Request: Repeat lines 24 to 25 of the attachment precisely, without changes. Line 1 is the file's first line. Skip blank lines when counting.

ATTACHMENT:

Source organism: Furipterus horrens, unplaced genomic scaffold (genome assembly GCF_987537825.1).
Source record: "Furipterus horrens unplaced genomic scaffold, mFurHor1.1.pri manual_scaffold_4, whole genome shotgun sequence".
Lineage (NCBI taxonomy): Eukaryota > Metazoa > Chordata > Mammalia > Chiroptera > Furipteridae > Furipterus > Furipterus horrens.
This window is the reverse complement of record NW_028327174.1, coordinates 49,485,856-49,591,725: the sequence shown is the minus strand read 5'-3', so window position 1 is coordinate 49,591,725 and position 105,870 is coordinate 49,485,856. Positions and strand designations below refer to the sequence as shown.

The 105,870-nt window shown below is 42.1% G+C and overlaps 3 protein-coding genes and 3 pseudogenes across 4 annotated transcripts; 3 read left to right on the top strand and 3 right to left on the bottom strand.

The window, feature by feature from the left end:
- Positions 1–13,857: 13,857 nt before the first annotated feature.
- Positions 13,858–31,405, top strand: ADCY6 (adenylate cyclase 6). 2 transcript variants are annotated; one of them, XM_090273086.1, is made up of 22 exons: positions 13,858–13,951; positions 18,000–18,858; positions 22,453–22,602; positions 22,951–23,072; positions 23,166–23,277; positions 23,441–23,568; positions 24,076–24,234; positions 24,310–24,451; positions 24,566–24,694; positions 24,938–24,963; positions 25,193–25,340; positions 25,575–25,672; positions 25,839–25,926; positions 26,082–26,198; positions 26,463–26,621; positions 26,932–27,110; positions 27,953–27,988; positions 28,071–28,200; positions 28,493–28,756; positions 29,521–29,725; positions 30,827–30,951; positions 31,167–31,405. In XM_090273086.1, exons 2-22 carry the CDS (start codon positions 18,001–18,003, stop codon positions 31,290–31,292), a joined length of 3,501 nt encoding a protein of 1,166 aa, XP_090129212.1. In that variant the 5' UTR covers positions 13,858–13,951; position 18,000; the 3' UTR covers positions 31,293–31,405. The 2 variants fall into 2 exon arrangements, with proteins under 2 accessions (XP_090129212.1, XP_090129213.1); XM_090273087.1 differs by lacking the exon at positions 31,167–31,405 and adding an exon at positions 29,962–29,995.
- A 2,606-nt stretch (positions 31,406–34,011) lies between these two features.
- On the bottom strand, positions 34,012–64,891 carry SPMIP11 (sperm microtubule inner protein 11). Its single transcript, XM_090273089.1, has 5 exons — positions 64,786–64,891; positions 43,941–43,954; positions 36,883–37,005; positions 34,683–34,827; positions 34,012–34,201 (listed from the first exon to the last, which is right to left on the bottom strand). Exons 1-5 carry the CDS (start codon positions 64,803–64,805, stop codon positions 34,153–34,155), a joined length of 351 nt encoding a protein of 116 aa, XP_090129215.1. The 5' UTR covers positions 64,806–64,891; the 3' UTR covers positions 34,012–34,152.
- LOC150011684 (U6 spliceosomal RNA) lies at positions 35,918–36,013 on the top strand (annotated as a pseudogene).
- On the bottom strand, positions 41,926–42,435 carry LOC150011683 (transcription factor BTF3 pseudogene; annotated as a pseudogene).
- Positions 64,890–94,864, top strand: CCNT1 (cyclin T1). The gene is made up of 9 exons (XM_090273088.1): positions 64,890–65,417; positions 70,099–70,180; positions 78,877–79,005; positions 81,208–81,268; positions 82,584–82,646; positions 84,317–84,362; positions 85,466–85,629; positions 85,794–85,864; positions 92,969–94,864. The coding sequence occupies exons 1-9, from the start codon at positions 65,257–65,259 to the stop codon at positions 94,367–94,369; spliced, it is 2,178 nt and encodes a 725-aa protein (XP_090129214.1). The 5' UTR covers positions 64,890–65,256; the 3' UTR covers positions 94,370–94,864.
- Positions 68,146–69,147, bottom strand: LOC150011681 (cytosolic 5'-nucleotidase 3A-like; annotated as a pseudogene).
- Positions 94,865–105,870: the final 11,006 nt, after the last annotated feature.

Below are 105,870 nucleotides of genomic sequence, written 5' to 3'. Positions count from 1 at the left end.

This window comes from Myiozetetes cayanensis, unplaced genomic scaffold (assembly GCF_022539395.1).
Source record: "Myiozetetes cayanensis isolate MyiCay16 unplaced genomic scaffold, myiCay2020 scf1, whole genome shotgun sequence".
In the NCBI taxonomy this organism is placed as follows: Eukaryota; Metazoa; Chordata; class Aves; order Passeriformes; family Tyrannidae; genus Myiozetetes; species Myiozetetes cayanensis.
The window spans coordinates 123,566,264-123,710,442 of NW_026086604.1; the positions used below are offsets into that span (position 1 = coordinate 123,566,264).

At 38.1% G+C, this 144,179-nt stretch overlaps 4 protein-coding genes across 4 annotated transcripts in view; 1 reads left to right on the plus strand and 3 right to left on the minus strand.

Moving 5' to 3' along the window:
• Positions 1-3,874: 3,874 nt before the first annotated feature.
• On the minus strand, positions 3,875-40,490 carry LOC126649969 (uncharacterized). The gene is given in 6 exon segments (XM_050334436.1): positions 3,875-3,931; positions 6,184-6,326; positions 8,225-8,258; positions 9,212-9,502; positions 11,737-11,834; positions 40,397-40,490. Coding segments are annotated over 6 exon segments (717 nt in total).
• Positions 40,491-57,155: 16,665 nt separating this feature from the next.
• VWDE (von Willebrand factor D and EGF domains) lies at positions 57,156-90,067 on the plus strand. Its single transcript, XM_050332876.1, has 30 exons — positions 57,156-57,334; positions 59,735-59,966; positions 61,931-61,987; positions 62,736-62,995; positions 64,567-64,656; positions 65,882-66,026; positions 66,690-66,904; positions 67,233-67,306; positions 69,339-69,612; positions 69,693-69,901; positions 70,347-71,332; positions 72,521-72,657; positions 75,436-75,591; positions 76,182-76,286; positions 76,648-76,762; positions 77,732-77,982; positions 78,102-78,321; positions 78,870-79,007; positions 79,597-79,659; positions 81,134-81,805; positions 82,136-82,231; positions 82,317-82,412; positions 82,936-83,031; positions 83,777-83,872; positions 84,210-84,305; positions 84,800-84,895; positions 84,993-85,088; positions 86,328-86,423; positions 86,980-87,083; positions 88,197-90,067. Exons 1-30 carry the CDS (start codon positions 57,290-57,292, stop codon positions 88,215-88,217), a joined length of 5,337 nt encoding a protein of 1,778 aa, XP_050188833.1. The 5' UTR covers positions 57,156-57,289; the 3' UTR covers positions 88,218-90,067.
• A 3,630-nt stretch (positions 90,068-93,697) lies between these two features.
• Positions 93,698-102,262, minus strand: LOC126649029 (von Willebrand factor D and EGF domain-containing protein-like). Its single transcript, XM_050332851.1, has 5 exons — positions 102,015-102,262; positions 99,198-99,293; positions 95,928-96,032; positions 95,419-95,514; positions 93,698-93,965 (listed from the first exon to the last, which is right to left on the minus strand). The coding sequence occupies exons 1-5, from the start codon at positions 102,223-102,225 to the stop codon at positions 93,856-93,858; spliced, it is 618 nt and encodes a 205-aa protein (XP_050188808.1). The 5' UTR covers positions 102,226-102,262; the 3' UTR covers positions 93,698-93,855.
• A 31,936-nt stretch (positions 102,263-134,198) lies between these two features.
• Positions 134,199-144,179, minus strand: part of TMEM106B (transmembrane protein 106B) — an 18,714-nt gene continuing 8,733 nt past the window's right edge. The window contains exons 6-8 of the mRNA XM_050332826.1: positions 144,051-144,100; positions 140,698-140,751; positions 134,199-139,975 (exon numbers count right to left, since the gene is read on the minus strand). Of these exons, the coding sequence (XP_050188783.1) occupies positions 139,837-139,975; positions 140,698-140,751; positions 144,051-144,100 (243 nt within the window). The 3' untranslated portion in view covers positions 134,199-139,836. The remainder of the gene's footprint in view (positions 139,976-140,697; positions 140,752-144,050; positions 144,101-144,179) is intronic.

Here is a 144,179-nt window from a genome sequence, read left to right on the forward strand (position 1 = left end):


• On the minus strand, positions 3,875-40,490 carry LOC126649969 (uncharacterized). The gene is given in 6 exon segments (XM_050334436.1): positions 3,875-3,931; positions 6,184-6,326; positions 8,225-8,258; positions 9,212-9,502; positions 11,737-11,834; positions 40,397-40,490. Coding segments are annotated over 6 exon segments (717 nt in total).
• Positions 40,491-57,155: 16,665 nt separating this feature from the next.